To Save Post Offices, Turn Them Into Public Banks
The United States Postal Service is having trouble staying in business. Why not turn post offices into a public option for banking?
I didn’t get any mail today, or the day before. I’m not the only one lacking in pen pals: From 2006 to 2010, mail volume declined by 20 percent, and it’s going to keep dropping. We’re doing a lot more of our correspondence online these days, and that decline in business is putting the U.S. Postal Service—a government enterprise that would rank 29th on the Fortune 500 if it were a business—in an increasingly precarious spot, forcing us to figure out how to keep mail service solvent.
To start eliminating the USPS’s billion dollar deficits, most plans focus on cuts: ending Saturday delivery, cutting more jobs, and renegotiating employee contracts to cut wages and benefits. Some of that is probably necessary, or will be, as physical mail continues its decline, but this isn’t the economic time to cut tens of thousands of jobs. Instead, why not look at this from a business perspective and find a new way to make money? Let's keep the Postal Service alive by having it offer a public option for banking.
Postal banking has a proud tradition abroad—France, Italy and Germany all have successful postal banks, and England is debating postal banking as a possible response to its own postal woes. We’ve even had the practice before in the United States: Between 1911 and 1966, the USPS accepted savings deposits, peaking at 1947 with 4 million depositors vouchsafing some $3.4 billion.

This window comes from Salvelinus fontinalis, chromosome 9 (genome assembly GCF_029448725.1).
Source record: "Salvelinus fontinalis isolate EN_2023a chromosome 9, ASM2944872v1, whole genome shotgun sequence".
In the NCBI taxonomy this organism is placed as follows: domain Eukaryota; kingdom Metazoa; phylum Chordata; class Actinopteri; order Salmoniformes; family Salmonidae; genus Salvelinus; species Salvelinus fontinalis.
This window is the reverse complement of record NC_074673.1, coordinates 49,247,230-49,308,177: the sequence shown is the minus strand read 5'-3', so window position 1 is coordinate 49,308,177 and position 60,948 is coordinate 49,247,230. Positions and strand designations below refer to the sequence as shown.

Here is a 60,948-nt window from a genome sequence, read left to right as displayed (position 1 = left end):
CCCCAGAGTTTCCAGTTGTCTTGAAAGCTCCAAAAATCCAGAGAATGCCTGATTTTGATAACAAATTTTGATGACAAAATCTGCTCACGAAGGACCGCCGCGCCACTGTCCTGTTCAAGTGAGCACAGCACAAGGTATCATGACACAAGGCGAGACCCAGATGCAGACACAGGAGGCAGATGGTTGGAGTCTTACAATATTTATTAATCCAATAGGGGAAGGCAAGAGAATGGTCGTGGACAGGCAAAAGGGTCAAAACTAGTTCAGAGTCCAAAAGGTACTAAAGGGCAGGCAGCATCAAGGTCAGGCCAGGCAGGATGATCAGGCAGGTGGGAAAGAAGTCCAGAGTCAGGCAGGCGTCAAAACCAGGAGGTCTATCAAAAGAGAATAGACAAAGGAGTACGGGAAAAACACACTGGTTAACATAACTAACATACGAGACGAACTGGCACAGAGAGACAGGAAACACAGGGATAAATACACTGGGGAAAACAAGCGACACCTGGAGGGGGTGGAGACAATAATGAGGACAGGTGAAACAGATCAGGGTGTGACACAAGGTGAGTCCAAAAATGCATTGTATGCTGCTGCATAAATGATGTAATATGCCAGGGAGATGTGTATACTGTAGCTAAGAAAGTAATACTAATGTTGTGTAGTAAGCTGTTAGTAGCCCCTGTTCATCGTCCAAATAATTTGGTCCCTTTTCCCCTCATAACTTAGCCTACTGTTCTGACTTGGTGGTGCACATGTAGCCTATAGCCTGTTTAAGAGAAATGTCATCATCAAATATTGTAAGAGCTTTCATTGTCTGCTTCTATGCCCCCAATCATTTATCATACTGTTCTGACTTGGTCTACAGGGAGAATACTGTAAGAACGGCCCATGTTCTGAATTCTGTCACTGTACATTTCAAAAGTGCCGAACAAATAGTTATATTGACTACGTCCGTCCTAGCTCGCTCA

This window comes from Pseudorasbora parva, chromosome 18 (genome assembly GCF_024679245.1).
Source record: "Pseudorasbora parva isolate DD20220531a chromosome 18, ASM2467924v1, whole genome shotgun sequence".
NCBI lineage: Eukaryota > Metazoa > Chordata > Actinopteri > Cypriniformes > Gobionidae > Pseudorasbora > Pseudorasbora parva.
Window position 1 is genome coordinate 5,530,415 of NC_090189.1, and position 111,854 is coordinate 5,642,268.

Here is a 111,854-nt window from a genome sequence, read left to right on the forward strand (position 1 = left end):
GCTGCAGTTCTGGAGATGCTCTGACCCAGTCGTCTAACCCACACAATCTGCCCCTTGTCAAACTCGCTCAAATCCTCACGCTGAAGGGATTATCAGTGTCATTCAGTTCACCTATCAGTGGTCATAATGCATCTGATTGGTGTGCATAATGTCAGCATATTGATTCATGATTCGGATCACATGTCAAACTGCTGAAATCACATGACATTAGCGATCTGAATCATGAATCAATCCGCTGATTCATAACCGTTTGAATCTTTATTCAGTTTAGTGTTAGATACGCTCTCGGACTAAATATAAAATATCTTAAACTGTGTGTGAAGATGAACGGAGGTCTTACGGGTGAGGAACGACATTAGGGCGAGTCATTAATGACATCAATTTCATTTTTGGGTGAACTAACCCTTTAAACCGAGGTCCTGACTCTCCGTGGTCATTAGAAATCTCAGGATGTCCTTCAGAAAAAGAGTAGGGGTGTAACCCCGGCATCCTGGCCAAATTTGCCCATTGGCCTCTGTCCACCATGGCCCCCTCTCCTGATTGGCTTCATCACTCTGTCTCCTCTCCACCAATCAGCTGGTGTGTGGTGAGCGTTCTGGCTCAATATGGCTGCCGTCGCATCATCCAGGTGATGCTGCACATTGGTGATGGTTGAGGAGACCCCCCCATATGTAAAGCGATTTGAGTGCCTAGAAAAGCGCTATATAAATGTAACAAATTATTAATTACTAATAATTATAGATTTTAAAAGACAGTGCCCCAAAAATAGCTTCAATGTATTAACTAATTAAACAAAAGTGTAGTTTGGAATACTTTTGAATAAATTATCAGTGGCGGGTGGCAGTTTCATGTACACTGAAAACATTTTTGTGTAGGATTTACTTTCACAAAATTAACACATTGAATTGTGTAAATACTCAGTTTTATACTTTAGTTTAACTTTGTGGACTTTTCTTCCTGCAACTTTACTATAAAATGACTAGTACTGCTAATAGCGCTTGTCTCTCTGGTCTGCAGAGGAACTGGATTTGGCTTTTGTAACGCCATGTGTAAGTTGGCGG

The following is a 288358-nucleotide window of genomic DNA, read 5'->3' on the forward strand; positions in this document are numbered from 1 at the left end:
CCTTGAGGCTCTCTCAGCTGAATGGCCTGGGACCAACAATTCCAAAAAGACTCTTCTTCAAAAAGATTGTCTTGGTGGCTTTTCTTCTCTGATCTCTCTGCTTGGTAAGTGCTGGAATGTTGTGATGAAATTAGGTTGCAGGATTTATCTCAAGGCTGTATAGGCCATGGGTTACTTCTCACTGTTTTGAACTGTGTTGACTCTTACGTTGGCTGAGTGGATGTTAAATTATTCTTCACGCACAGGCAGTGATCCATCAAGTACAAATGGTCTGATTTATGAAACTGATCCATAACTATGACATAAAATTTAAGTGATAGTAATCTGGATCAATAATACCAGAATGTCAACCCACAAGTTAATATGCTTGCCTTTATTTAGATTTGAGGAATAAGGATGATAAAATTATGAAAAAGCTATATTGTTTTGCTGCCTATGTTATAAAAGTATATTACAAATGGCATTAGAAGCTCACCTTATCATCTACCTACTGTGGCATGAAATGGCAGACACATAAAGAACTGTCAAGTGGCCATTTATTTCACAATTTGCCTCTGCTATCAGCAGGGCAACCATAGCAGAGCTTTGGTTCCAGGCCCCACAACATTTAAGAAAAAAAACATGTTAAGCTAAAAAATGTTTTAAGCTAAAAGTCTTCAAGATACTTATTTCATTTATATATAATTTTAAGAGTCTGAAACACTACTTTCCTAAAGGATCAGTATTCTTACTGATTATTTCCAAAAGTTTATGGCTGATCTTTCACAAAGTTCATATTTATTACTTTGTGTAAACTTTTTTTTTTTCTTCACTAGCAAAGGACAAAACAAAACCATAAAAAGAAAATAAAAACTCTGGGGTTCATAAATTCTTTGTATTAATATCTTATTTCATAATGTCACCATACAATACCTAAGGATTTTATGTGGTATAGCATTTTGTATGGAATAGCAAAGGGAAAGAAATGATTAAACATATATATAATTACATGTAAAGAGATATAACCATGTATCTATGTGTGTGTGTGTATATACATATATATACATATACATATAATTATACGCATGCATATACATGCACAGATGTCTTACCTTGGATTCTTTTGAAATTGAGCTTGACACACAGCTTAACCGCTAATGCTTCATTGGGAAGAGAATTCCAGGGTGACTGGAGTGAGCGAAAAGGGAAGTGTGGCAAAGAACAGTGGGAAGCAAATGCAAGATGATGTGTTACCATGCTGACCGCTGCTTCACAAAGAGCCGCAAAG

The USPS Bank wouldn’t be involved in complex transactions; instead, it’d provide basic checking and savings functionality. Traditionally, postal banks attempted to get low-income and unbanked people into the financial system, and they could play that role today, when roughly 9 million Americans don’t have a bank account and 21 million rely largely on fringe financial services like usurious check cashers rather than traditional financial institutions. Giving low-income people access to a safe banking system will firm up their economic futures.
As an enterprise, the USPS is uniquely positioned to rectify this problem: It has a lot of a branches around the country, a lot of data about where people are, and already has a successful business processing money orders. It’s also one of the most trusted institutions in America at a time when people do not have much trust for banks.
Just like a public option for health insurance, a public option for banking would likely have beneficial competitive effects, offering a low-risk financial services baseline as an alternative to more fully featured or risky private banks. While those private banks (and conservatives skeptical of government intervention in the market) probably won’t like USPS entering the banking space, perhaps they could be persuaded by the argument that such a move would require serious deregulation.
It’s worth noting that a large number of critics have pointed out that the USPS’s fiscal crisis is somewhat self-imposed: In 2006, Congress gave USPS 10 years to save up for 75 years of health benefit payments, an unusually short window of time. Absent that provision, the USPS would likely be running a surplus, and so a block of congressmen are fighting to overturn it.
But the financial pressure on the USPS isn’t going to disappear in the future, and adding a retail finance business could help life its bottom line while providing a much-needed boost to economic development and a fairer banking system.
Photo courtesy of USPS